You’ve found a new home and decided to move. First of all, congratulations! Moving is an opportunity for a fresh start—and new home DIY projects—so it always an exciting time. The first DIY that you may be considering is your move itself. If this is the case, here are 7 packing tips that you don’t want to miss! These moving tips will make DIY moves both big and small more organized, less stressful, and a whole lot easier.
1. Start ASAP
Once you start to pack, you’ll probably discover you have a lot more stuff than you think. Therefore, beginning the process early to avoid feeling crunched for time down the line is always a good idea. Begin packing areas and items that get less use, such as storage spaces full of seasonal decor, fine china, the shed, etc. Even if you pack just a couple of boxes here and there, it will add up, making the rest of your move feel less rushed and less stressful!
If you want to be extra organized, try creating a moving schedule. This consists of marking down what moving tasks need to be done on a calendar. You may also want to try making a moving checklist with tasks organized by the week or day they should be completed, such as “2 Weeks to the Move”, “Day Before the Move”, etc.
2. Use the Right Boxes
A successful DIY move starts with using the right moving boxes. Depending on your needs for your move, you may want to consider new moving boxes, used boxes, rentable totes, or a mix.
New Moving Boxes: These are what you want to use for any heavy or fragile items. Look for double-walled ones for extra heavy loads.
Used Boxes: Whether they are used moving boxes or used boxes from the grocery store, use these for lighter loads. Even after a box has been used once, it doesn’t have as much wall strength.
Rentable Totes: These rentable moving boxes are basically large plastic totes that come with a slew of advantages, such as the fact that they are stronger than cardboard boxes, easier to stack, and won’t get compromised by wet weather, like rain or snow. Plus, they are an environmentally friendly option that is often cheaper than buying new cardboard boxes.
3. Learn to Pack Properly
Even the best boxes won’t fix a bad packing job. You want to make sure that your belongings are well protected and secure. To do so, follow these simple steps.
- Cushion the bottom and sides of your box with newspaper, packing paper, fabric, or a similar shock absorber.
- Place heavier items on the bottom and lighter ones near the top. Try not to pack boxes heavier than 40 pounds.
- Use packing paper to fill any gaps and separate items so they don’t rub or clank around.
- Place another layer of cushioning on top—your belongings should never directly touch the walls of the box.
- Tape the top flaps shut if using cardboard boxes. Try a paper packing tape if you are trying to make your move more eco-friendly.
- Label your box.
4. Label Effectively
Speaking of labeling boxes, one easy tip to embrace is to label boxes on their sides instead of the top. This will allow you to see the label when boxes are stacked and can make them easier to sort once you arrive at your new home.
Want to take labeling to the next level? Make a moving inventory list. This involves labeling boxes with not only which room they belong, but also with a number. Your inventory list or master list will then have the numbers with each box’s corresponding items listed beside them. This method makes it easy to see if you lost any boxes, saves you a lot of time looking for specific items down the line, and is great for storage. For storage, leave a copy of the list on your phone or in your storage space so you can quickly find what you need without digging in a million boxes.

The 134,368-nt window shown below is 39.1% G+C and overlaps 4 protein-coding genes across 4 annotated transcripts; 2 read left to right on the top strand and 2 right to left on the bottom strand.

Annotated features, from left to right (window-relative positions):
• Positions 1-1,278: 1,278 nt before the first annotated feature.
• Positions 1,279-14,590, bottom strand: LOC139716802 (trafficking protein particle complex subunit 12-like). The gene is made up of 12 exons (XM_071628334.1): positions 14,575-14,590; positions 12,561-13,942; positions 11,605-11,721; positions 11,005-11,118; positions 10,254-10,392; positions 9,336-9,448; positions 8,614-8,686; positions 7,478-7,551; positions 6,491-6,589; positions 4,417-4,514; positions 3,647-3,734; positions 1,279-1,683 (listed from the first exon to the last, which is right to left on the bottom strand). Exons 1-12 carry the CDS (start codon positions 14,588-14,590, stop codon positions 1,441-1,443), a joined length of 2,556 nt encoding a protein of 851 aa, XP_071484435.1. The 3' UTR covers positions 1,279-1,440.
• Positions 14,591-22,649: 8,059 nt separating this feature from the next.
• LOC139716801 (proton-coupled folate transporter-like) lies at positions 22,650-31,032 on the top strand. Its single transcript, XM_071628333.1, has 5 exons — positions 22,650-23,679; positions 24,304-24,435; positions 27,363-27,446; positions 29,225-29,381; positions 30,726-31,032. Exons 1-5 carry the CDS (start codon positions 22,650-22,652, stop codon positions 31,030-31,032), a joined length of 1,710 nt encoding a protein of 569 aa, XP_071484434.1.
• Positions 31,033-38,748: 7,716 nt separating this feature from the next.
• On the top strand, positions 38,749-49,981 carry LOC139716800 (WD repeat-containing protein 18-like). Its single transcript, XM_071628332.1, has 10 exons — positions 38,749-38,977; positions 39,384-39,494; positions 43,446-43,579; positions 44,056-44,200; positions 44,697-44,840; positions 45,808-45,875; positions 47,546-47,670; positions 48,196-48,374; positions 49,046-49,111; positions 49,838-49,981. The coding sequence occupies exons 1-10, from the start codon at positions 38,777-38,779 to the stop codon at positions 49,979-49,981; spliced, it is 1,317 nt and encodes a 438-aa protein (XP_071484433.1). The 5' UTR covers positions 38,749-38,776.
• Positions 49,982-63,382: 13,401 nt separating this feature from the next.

5. Put Stuffed Animals and Blanket to Good Use
Stuffed animals make great lightweight cushioning. If you have a box that is already close to its max weight but still has a large gap, places a stuffed animal or two inside.
Worried about knicks and scratches on furniture? Cover it with a blanket first, then secure it with a couple of layers of stretch wrap. This gives it some extra cushioning and protection from scratches. Plus, it can help keep cabinets and drawers shut. If you don’t have enough blankets, many hardware stores and moving companies rent moving blankets. Alternatively, you can pick up a few at a thrift store and donate them to the homeless shelter when your move is done.
6. Make an Essentials Box
Even if you opt to have an inventory list, packing an essential box or two is the easiest way to keep everything together that you need for the first couple of days in your new home. This box should include changes of clothes, medications, hygiene products, chargers, snacks, cleaning products, etc. Don’t forget to include any special items like stuffed animals or comfort blankets for the kids.
7. Pack Your Kitchen with Everyday Items
Skip the fancy packing supplies and try these everyday items to pack your kitchen
Dishes: Coffee filters aren’t just great for making your morning brew—they’re the perfect shape to slip between plates and bowls so they don’t clank around and scratch each other when boxed. Paper plates can also be used for this purpose but tend to take up more room and don’t work well for bowls.
Socks: Slip glasses or mugs into clean socks to keep them safe and snug.
Utensils: Place some plastic wrap over your tray of silverware to keep them in place. That way, you can simply unwrap to unpack!
With the packing tips above, you will be packing like a pro in no time. A do-it-yourself move may be the first DIY home project for your new residence, but we bet it won’t be the last. Happy moving!